In-Cell Western™ Assay Webinar – Applications Review

In-Cell Western Assays - Fluorescent ImmunoassaysFor those of you that like to watch videos and listen to information, here is a great webinar on In-Cell Western Assays.

In this In-Cell Western webinar, the basics of ICW assays are covered and these applications:

For more information on these plate-based fluorescent immunoassays, go to the In-Cell Western assay application page. There are also several sample protocols and information on how to set up, optimize, and analyze ICW assays.

In-Cell Western™ Assay Application: Response of COS-7 Cells to Hydroxyurea


Application: Detecting phospho-p53 in COS cells in response to Hydroxyurea


Example of In-Cell Western Assay: Effects of Hydroxyurea on phospho-p53 on COS-7 cells

In this In-Cell Western assay application, the response of COS-7 cells to increasing doses of hydroxyurea was measured by a specific antibody (Anti-phospho-p53 from Cell Signaling Technology, P/N 9286) that detects phosphorylated-p53 (Ser16). Total ERK1 was used for normalization. The image represents a 96-well two-color In-Cell Western with the 700 and 800 nm channels detecting phosphorylated-p53 (Ser16) and total ERK1, respectively. Background wells were incubated with secondary antibody but no primary antibody. IRDye® 680RD secondary antibodies were used for detection in the 700nm channel and IRDye 800CW secondary antibodies were usd for detection in the 800nm channel.

Dose response graph of % induction of p53 phosphorylation with hydroxyurea in COS-7 cells

The graph represents the average of four sets of quantitative data, demonstrating the percent induction of phosphorylated-p53 (Ser16). Plate-based assays such as this can be imaged on the Odyssey® CLx or Odyssey Sa Infrared Imaging System.

For more uses of In-Cell Westerns Assays, visit our website.

In-Cell Western™ Assay Quality Assessment using Z’-Factor

If you have been following my posts for the past two months or so, you know we have been looking a great deal at In-Cell Western Assays (also called In-Cell ELISAs or plate-based immunofluorescent assays). On April 3, I explained what an ICW Assay is. From there we looked at examples of how In-Cell Westerns are used (studying apoptosis, for IC50 Determinations), seeding plates for In-Cell Westerns), ICW kits LI-COR® offers, and using cells in suspension, plate selection for ICW Assays, and cell lines that have been tested for use with this powerful immunocytochemical assay.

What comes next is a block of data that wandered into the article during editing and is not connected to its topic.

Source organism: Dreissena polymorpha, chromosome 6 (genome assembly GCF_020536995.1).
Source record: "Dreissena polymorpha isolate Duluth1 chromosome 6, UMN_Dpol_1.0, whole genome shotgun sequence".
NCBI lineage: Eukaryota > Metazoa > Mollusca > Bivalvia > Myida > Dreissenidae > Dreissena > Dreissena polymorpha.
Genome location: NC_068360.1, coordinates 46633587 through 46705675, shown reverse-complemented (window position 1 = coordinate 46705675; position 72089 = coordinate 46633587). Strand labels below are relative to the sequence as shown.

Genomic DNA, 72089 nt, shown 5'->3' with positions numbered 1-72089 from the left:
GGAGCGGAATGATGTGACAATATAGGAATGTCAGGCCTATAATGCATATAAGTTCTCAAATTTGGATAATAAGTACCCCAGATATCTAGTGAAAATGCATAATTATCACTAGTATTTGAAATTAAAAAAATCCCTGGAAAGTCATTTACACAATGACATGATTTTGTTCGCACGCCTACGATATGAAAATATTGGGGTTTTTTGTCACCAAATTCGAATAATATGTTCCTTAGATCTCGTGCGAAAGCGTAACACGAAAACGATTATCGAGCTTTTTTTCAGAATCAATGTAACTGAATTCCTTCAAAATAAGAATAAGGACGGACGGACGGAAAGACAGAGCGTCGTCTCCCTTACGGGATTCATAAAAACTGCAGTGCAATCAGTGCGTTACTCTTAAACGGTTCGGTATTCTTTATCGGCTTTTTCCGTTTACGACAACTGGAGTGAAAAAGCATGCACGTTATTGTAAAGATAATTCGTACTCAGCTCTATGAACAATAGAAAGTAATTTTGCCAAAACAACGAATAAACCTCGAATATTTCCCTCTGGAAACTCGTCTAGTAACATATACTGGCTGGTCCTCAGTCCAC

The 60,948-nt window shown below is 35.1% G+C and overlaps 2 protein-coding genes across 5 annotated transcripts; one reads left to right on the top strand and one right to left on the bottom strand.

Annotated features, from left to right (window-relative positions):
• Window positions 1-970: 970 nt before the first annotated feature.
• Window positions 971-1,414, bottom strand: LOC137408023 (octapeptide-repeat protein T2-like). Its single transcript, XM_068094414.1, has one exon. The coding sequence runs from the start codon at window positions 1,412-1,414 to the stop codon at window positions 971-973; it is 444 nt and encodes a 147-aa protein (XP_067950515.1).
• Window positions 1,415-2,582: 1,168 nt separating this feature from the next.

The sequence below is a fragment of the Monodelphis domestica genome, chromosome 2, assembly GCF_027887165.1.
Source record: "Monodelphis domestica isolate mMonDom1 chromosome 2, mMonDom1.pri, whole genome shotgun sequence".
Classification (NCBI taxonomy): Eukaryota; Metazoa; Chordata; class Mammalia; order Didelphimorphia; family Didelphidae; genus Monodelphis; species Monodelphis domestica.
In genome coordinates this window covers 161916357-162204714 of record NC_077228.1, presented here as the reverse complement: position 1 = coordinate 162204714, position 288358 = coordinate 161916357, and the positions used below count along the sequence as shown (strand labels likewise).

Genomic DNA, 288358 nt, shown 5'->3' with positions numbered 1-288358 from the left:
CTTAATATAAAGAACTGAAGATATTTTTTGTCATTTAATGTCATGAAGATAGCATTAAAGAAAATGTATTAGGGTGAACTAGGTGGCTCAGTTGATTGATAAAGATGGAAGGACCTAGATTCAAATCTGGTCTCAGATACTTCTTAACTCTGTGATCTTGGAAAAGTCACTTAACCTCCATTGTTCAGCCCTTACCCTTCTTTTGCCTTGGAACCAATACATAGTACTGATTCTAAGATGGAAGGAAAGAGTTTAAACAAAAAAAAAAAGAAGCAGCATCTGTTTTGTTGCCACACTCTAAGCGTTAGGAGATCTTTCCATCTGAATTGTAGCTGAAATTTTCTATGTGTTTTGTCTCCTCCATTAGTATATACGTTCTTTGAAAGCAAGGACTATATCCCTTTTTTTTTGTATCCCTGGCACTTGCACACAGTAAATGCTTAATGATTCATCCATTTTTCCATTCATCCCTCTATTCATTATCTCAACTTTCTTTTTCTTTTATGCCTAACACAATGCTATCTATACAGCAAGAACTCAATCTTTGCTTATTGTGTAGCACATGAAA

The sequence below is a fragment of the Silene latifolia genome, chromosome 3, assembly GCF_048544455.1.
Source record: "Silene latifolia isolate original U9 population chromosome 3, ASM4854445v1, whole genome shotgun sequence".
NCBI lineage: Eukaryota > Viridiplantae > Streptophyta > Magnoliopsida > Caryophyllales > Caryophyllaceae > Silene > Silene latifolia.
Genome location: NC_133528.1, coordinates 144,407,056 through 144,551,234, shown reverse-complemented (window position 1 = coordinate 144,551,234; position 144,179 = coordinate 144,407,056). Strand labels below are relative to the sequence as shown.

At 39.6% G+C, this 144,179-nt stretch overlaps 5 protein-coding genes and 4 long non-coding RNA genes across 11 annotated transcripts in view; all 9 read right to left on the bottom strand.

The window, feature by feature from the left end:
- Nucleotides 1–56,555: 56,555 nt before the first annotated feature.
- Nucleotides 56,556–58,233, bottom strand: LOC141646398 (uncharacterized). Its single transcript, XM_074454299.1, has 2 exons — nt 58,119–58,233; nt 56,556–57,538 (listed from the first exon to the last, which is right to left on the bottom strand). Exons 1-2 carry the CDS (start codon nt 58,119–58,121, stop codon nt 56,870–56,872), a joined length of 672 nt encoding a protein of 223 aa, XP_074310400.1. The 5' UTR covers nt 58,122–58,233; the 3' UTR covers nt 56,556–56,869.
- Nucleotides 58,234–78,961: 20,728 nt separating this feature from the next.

So you are hopefully ready to give this technique a try. When you do, it is important to assess the overall quality and reliability of the assay during In-Cell Western (ICW) assay optimization. The Z’-factor statistic provides a way to evaluate whether or not assay conditions (reagents, protocols, instrumentation, kinetics, and other conditions not directly related to the test compounds) are optimized. Z’-factor, introduced by Zhang et al., is a dimensionless value that represents both the variability and the dynamic range between two sets of sample control data.

Z’-factor experiments are performed on one or more ICW assay plates containing replicate wells designated for background subtraction, negative control samples, and positive control samples. Typically, negative control wells are those in which the cells receive an the appropriate treatment so as to elicit the lowest desired percent response (usually untreated cells); positive control wells are those in which the cells receive an appropriate treatment so as to elicit the maximum desired percent response; background wells are treated the same as the negative control wells, except primary antibody incubation is excluded.

Example of Z' Factor Data Plot

Here are some resources so that you can read more about the Z’-Factor, how to set up the experiments to assess it, and its importance in ensuring you have a high quality, reliable assay method:
Using the Z’-Factor Coefficient to Monitor Quality of Near-Infrared Fluorescent Cell-Based Assays
In-Cell Western Assay Quality Assessment Using Z’-Factor Data Sheet

Read more about Reproducibility and Precision in In-Cell Western Assays.